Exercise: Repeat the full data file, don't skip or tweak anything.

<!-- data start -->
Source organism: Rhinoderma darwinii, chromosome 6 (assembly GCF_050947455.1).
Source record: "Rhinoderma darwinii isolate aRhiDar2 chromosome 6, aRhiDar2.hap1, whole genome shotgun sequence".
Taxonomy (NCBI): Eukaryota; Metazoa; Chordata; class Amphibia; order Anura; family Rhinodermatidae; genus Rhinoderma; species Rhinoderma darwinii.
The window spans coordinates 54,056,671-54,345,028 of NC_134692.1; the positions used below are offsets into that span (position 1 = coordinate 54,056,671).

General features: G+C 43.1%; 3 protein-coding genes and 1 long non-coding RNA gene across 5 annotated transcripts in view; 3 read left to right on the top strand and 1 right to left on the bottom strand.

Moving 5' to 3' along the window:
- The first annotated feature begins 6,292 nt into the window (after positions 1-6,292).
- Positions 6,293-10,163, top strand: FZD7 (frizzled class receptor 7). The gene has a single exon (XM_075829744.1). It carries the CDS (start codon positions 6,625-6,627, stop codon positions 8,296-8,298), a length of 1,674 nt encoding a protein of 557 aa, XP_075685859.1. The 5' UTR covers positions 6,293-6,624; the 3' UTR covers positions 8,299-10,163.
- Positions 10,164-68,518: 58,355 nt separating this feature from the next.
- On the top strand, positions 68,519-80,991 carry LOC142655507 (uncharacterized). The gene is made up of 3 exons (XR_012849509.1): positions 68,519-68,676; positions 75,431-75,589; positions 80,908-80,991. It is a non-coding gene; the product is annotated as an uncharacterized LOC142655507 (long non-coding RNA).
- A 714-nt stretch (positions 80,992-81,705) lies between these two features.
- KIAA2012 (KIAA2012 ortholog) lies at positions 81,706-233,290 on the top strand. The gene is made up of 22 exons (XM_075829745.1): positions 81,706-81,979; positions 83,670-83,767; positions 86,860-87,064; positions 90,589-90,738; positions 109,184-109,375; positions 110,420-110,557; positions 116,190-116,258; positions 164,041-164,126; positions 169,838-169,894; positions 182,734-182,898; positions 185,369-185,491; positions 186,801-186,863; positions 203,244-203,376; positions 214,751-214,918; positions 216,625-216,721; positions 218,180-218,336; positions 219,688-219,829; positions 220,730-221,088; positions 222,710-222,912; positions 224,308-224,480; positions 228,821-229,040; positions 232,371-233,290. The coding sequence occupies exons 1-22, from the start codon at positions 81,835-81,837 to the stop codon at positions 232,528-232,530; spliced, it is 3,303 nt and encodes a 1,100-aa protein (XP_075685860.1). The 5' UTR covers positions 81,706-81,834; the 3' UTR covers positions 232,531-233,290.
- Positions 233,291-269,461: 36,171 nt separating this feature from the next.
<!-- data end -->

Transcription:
Source organism: Rhinoderma darwinii, chromosome 6 (assembly GCF_050947455.1).
Source record: "Rhinoderma darwinii isolate aRhiDar2 chromosome 6, aRhiDar2.hap1, whole genome shotgun sequence".
Taxonomy (NCBI): Eukaryota; Metazoa; Chordata; class Amphibia; order Anura; family Rhinodermatidae; genus Rhinoderma; species Rhinoderma darwinii.
The window spans coordinates 54,056,671-54,345,028 of NC_134692.1; the positions used below are offsets into that span (position 1 = coordinate 54,056,671).

General features: G+C 43.1%; 3 protein-coding genes and 1 long non-coding RNA gene across 5 annotated transcripts in view; 3 read left to right on the top strand and 1 right to left on the bottom strand.

Moving 5' to 3' along the window:
- The first annotated feature begins 6,292 nt into the window (after positions 1-6,292).
- Positions 6,293-10,163, top strand: FZD7 (frizzled class receptor 7). The gene has a single exon (XM_075829744.1). It carries the CDS (start codon positions 6,625-6,627, stop codon positions 8,296-8,298), a length of 1,674 nt encoding a protein of 557 aa, XP_075685859.1. The 5' UTR covers positions 6,293-6,624; the 3' UTR covers positions 8,299-10,163.
- Positions 10,164-68,518: 58,355 nt separating this feature from the next.
- On the top strand, positions 68,519-80,991 carry LOC142655507 (uncharacterized). The gene is made up of 3 exons (XR_012849509.1): positions 68,519-68,676; positions 75,431-75,589; positions 80,908-80,991. It is a non-coding gene; the product is annotated as an uncharacterized LOC142655507 (long non-coding RNA).
- A 714-nt stretch (positions 80,992-81,705) lies between these two features.
- KIAA2012 (KIAA2012 ortholog) lies at positions 81,706-233,290 on the top strand. The gene is made up of 22 exons (XM_075829745.1): positions 81,706-81,979; positions 83,670-83,767; positions 86,860-87,064; positions 90,589-90,738; positions 109,184-109,375; positions 110,420-110,557; positions 116,190-116,258; positions 164,041-164,126; positions 169,838-169,894; positions 182,734-182,898; positions 185,369-185,491; positions 186,801-186,863; positions 203,244-203,376; positions 214,751-214,918; positions 216,625-216,721; positions 218,180-218,336; positions 219,688-219,829; positions 220,730-221,088; positions 222,710-222,912; positions 224,308-224,480; positions 228,821-229,040; positions 232,371-233,290. The coding sequence occupies exons 1-22, from the start codon at positions 81,835-81,837 to the stop codon at positions 232,528-232,530; spliced, it is 3,303 nt and encodes a 1,100-aa protein (XP_075685860.1). The 5' UTR covers positions 81,706-81,834; the 3' UTR covers positions 232,531-233,290.
- Positions 233,291-269,461: 36,171 nt separating this feature from the next.